The Hiangle has long been one of Five Ten's most popular high level shoes, and the company recently revamped its design to improve its performance in modern climbing styles. As an added bonus, it's easy to break in right from the box, and its slipper-style design is crazy comfortable.
Just like the Evolv Defy, the Shaman is made from vegan-friendly synthetic materials. This shoe features extra rubber on the sides for technical toe-scum moves.
THE COMPETITION SHOE
Competition shoes function almost like bouldering or lead shoes; however, their flexible midsole is better suited for volumes and sticking parkour-style moves. Soft rubber soles also allow for friction-dependent smearing and edging the tiniest of foot jibs.
La Sportiva and Scarpa deserve major points from plastic pullers for their work on these models. Once you try the Skwama or Drago, you may never find another shoe that matches its performance!
Slipper-style shoes provide a snug yet comfortable fit.
Excellent for toe hooks and heel hooks.
Flexible midsole offers performance on both overhangs and slabs.
Both models have highly sensitive 3.5mm soles (with XS GRIP2 rubber) that wear down faster outdoors.
Not only is the Drago made from ultra lightweight and breathable material, but its unique design drives power directly into your big toe. The shoe also features ample rubber around the toe box for hooking movements.
THE LEAD CLIMBING SHOE
Sport climbers rejoice! These two models offer elite-level performance without saying goodbye to comfort. Clipping the chains after 100ft of vertical climbing demands impeccable footwork. Good shoes for lead climbing will emphasize sensitivity in the toes for edging on small holds, and a slightly downturned sole will give you precision on overhanging terrain.
High-performance design for technical climbing on a variety of terrain.
More comfortable than a true ‘bouldering’ shoe.
Downturned sole may be uncomfortable for extremely long or slabby routes.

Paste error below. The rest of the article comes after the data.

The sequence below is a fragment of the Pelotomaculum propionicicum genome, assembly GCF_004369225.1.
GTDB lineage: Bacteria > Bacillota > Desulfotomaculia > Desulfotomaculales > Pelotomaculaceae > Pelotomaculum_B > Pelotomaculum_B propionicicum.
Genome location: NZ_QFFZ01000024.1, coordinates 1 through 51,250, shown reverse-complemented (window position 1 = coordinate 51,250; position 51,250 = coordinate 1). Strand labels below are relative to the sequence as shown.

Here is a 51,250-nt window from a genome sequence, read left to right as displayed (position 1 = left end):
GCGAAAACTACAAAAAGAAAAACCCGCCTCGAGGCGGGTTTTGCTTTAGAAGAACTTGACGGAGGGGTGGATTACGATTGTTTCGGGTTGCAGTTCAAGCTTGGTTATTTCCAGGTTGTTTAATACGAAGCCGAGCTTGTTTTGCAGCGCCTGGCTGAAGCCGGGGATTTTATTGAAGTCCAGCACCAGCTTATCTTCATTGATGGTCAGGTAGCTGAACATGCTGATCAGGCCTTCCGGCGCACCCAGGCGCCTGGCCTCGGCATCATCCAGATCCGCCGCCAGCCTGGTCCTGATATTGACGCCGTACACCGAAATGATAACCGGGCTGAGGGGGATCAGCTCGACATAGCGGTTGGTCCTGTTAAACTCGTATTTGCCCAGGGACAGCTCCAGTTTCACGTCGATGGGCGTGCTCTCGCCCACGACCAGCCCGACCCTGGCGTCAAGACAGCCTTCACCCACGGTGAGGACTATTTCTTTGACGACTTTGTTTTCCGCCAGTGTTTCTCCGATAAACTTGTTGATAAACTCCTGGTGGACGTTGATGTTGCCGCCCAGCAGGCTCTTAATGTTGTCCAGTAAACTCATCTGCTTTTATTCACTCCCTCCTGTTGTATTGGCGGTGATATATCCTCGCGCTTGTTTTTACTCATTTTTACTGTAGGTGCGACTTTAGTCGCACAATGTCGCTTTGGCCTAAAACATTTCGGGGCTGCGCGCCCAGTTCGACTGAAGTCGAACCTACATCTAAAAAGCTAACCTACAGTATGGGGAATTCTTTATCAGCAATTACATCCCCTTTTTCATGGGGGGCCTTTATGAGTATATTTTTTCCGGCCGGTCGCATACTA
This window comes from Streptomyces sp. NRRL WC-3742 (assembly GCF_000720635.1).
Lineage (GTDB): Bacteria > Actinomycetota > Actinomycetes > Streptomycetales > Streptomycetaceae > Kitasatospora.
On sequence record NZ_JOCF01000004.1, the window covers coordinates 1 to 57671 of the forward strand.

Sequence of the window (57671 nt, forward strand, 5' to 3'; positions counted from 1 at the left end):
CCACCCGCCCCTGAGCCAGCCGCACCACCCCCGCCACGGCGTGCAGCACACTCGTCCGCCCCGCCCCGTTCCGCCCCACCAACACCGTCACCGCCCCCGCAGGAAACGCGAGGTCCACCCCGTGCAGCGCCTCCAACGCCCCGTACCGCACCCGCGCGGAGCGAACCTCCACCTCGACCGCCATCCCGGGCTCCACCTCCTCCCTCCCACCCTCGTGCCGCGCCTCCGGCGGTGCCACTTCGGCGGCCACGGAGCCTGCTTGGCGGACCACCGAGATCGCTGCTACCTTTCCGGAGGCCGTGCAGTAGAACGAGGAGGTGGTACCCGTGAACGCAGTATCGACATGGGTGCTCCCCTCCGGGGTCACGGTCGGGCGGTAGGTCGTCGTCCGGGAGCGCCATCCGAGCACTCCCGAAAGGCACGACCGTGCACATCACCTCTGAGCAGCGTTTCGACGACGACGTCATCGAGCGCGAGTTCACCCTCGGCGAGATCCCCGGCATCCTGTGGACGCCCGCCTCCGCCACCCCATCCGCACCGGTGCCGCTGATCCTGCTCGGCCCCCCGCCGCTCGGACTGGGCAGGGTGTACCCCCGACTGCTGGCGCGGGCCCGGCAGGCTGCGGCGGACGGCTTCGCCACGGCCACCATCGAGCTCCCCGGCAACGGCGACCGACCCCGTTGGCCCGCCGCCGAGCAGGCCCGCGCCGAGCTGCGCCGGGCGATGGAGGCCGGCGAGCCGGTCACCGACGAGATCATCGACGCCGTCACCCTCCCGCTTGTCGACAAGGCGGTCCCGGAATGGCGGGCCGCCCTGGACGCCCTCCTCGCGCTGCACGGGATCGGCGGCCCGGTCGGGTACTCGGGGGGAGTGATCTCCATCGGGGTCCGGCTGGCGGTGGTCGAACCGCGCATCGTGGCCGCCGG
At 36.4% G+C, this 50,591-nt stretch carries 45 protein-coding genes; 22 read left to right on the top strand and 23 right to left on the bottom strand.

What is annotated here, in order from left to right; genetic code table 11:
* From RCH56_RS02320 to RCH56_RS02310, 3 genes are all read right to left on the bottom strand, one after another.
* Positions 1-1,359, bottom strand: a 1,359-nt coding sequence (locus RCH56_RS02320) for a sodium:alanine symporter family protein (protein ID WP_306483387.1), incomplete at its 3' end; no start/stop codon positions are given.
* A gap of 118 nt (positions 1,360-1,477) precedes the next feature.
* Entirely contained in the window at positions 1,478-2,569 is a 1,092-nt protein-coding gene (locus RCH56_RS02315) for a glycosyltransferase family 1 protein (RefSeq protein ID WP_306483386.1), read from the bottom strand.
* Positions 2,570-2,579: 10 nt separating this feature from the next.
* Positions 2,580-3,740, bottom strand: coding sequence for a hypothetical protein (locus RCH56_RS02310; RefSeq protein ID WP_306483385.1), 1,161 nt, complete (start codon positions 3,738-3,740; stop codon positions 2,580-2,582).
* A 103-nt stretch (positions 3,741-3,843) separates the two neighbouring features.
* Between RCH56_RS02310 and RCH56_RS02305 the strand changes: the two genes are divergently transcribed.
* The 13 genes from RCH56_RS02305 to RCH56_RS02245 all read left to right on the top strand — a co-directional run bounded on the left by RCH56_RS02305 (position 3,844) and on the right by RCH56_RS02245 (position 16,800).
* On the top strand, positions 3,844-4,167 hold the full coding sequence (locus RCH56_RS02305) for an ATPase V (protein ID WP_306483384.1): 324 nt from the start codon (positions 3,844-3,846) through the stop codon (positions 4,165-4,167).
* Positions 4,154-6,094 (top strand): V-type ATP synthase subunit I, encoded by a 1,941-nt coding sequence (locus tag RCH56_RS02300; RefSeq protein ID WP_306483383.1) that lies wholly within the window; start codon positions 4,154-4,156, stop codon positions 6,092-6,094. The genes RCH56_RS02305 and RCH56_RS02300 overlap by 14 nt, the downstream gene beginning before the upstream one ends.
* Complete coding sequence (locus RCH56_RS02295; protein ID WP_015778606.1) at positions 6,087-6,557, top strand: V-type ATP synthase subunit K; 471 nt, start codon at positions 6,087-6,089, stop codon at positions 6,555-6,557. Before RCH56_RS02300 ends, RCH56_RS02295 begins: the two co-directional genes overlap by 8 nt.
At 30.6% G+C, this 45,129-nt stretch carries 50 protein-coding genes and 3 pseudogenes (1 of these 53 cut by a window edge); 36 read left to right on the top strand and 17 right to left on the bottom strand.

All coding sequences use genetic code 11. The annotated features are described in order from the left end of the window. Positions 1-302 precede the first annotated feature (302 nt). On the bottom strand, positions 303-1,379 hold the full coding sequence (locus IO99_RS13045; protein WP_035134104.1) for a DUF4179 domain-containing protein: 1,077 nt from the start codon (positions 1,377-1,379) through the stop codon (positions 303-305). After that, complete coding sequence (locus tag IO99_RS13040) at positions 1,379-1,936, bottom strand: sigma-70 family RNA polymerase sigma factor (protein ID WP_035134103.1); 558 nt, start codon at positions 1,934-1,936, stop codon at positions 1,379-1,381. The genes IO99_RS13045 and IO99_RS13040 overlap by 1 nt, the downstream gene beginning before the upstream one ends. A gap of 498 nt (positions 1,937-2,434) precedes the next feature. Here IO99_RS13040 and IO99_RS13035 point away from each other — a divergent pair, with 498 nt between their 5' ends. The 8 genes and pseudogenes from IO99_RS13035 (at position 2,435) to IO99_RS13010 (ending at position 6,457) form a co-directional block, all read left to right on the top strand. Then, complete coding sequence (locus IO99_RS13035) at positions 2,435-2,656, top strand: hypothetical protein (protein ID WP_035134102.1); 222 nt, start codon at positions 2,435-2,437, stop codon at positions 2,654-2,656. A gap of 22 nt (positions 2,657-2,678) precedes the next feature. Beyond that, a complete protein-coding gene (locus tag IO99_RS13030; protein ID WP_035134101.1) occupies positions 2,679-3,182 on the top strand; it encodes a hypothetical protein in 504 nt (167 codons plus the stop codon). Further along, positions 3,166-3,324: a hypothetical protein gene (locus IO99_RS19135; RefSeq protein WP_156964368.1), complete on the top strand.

La Sportive recently upgraded this classic model to improve the heel cup and add more rubber to the top of the toes. Soles only on the front part of the foot increase comfort in the arch and laces allow for a custom fit.
THE BEST ALL-AROUND CLIMBING SHOE
Why stick to one style of climbing when there are shoes made to go on all of your epic adventures? Models in this category have the best combination of heel & toe hooking ability, comfortable design for long periods of wear, and sensitive rubber for technical footwork.
If you’ve already purchased a pair of beginner climbing shoes and are looking for the next step up, the Five Ten Niad and La Sportiva Miura are great options.
Excellent balance of comfort and performance.
Multiple velcro straps to adjust to your foot.
Slightly downturned sole works well on both overhangs and technical face climbing.
As with any ‘all-around’ product, you may notice some limitations of these models as your climbing progresses.
In addition to being easy to put on and comfortable for all-day wear, the soles on a Muira are made with extra sticky XS GRIP 2 rubber (the men's model has XS EDGE). With three velcro straps, you are able to get a personalized fit just like lace-up designs.
This shoe is easy to break in right out of the box and performs well across many styles of climbing. Unlike it's competitor from La Sportiva, the Niad features extra rubber around the toes for hooking movements.
Buying a pair of climbing shoes doesn’t have to be stressful and we hope this guide will help you on your quest for new gear.
Before we go, here are a 5 PRO TIPS to help you have a great experience:
Try on climbing shoes in the afternoon when your feet are larger from walking around all day.
Shoes will stretch over time, but they shouldn’t be painful or (almost) impossible to get on while in the store.
Look for models you think you could wear for 10-15 minutes without taking off.
Put your feet in plastic bags while trying on shoes. This makes it easier to get shoes on and gives you a better idea of how a shoe will feel.
Find a rock gym that will let you try out shoes or an outdoor store with an artificial wall.
If you’re still feeling confused about how to choose the right climbing shoes, don’t worry! Leave us a comment below. We’d love to hear from you.
Until then, happy climbing DS fam!
But WAIT…Don’t forget to complete your crag-fit!
Once you find the perfect pair of sending shoes, finish your look with a comfy top that lets your personality shine. With so many colors and styles, we know you’ll be the coolest climber at the crag.